Year-to-date, cancer detection revenue was down 29% to $12.6 million from the same period of 2011. Again, this decrease reflects the slowing in the transition of mammography from film to digital as we near the completion of this cycle. Therapy revenue continued to post strong growth, increasing 146% to $4.4 million from the third quarter of 2011. Product sales, which include controllers, applicators and other accessories, increased 179% to $3.8 million.

In the third quarter, we sold a record 12 controllers and a record 190 balloon applicators, up from 5 controllers and 41 balloon applicators in the third quarter of 2011. Our therapy service and source revenue continued to increase and grew 47% year-over-year to approximately $650,000 in the third quarter of 2012.

This growth reflects the increase in the size of our customer base as well as the up tick in the number of minutes customers are purchasing under source usage agreements. Year-to-date, total therapy revenue increase 85% to $7.9 million with product sales increased by approximately 100% to $6.1 million, and service and source revenue growing by 45% to $1.8 million.

Year-to-date, we have sold 22 controllers versus 10 controllers in the first nine month of 2011, and we have sold 472 billion applicators compared with 109 billion applicators in the same period last year. In addition to the growth in balloon sales, we are also seeing growing traction instant procedures.

Now, turning to the record P&L. Gross profit for the third quarter of 2012 was $5.9 million or 72% of revenue, which compares with a gross profit of $5.9 million or 73% of revenue for the third quarter of 2011. The declined of 1 point in gross margin percentage is due to the mix shift between cancer detection therapy revenues.

Our gross margin percentage will continue to fluctuate based on mix and volume on a quarter-to-quarter basis, and we continue to expect margins in the low-to-mid 70% range. For the first nine months of 2012, gross margin was $14.5 million or 71% of revenue compared with $15.5 million or 70% of revenue for the first nine months of 2011.

As we've discussed, operating expenses continue to benefit from initiatives implemented, primarily in the second quarter of 2011. On a year-over-year basis, we reduced operating expense in this quarter to $6.5 million from an adjusted $7.9 million for the third quarter of 2011. This is a decrease of 17%. Compared to the second quarter of 2012, operating expenses grew by $443,000, primarily due to increase in variable compensation expenses in the third quarter.

While expenses have been reducing significantly compared to 2011, we continue to invest in our growth strategy, including the launch of new clinical trials, investment in new therapy applicators, and the development of next generation CAD products and enhancements. Looking forward, we expect our fourth quarter spent to be up slightly from the third quarter due to a few key trade shows that Ken will discuss shortly.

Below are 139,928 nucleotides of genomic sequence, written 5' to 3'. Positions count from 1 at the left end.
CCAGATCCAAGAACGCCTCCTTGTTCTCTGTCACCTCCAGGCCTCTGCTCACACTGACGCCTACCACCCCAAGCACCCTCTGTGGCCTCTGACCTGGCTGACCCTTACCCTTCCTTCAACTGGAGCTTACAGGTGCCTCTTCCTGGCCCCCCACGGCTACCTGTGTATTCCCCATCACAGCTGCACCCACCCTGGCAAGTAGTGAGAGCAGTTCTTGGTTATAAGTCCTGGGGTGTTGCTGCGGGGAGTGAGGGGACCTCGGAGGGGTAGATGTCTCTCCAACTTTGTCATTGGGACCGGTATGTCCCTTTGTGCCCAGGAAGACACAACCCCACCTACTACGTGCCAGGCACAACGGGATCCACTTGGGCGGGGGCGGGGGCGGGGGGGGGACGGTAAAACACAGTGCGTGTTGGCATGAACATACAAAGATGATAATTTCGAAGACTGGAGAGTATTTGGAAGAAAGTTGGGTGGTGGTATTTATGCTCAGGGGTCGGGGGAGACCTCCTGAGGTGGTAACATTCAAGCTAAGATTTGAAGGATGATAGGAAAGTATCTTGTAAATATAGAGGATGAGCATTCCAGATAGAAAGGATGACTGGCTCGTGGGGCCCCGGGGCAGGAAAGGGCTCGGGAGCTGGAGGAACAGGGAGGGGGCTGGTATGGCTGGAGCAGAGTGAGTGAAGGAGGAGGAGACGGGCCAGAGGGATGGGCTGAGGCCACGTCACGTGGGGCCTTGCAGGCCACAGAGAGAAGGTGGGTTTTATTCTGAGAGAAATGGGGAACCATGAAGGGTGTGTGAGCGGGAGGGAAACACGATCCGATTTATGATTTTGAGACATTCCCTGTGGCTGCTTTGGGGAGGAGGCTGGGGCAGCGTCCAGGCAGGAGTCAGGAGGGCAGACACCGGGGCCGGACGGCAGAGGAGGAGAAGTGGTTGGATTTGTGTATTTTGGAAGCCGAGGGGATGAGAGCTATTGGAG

Moving on to our profit metrics. Our loss from operations decreased to $640,000 from an adjusted loss of $2 million in the same quarter last year. Adjusted EBITDA, as defined in our press release, was a gain of $303,000 for the third quarter of 2012 compared with a loss of $868,000 in the prior year's third quarter, and a loss of $931,000 in the second quarter of 2012. As we have stated in the past, we believe a quarterly revenue level in the $8 million range will result in an adjusted EBITDA of breakeven or slightly positive, and that's just where we came in and we are very pleased to reach this milestone.

Turning now to other income and expense, during the third quarter, we reported $126,000 gain due to the change in the fair value of warrants that we issued earlier in the year as a part of our financing arrangement. In addition, net interest expense in the quarter was $883,000, of which $574,000 was cash payable related to the financing arrangements. The balance of $309,000 represents non-cash amortization of financing cost concealment obligation.

Adjusted EBITDA for the first nine months of 2012 was a loss of $1.6 million compared with a loss of $6.8 million for the first nine months of 2011, an improvement of $5.2 million. On a per share basis, our non-GAAP adjusted net loss for the third quarter was $0.15 per share compared with an adjusted net loss of $0.17 per share for the third quarter of 2011.

Moving on to the balance sheet. We ended the quarter with $13.8 million in cash and cash equivalents, up from $4.6 million at the end of 2011. As reported, we strengthened our balance sheet in early January with the issuance of a $13 million senior security note to Deerfield Management.

Year-to-date, we've used approximately $4.6 million of cash to fund operations, as previously discussed our use of cash have significantly declined over the last six months. In the second quarter we used approximately $455,000 to fund operations and in the third quarter of 2012, our cash use decreased to approximately $282,000.

In the third quarter, we also grew our accounts receivable balance by $2.4 million to $5.7 million, and also saw a sizeable increase in deferred revenues, reflecting a number of customers under the annual agreement. Looking forward, we expect to have positive cash flow from operations in the fourth quarter of this year, based on our strong AR condition and attraction we are seeing in the business.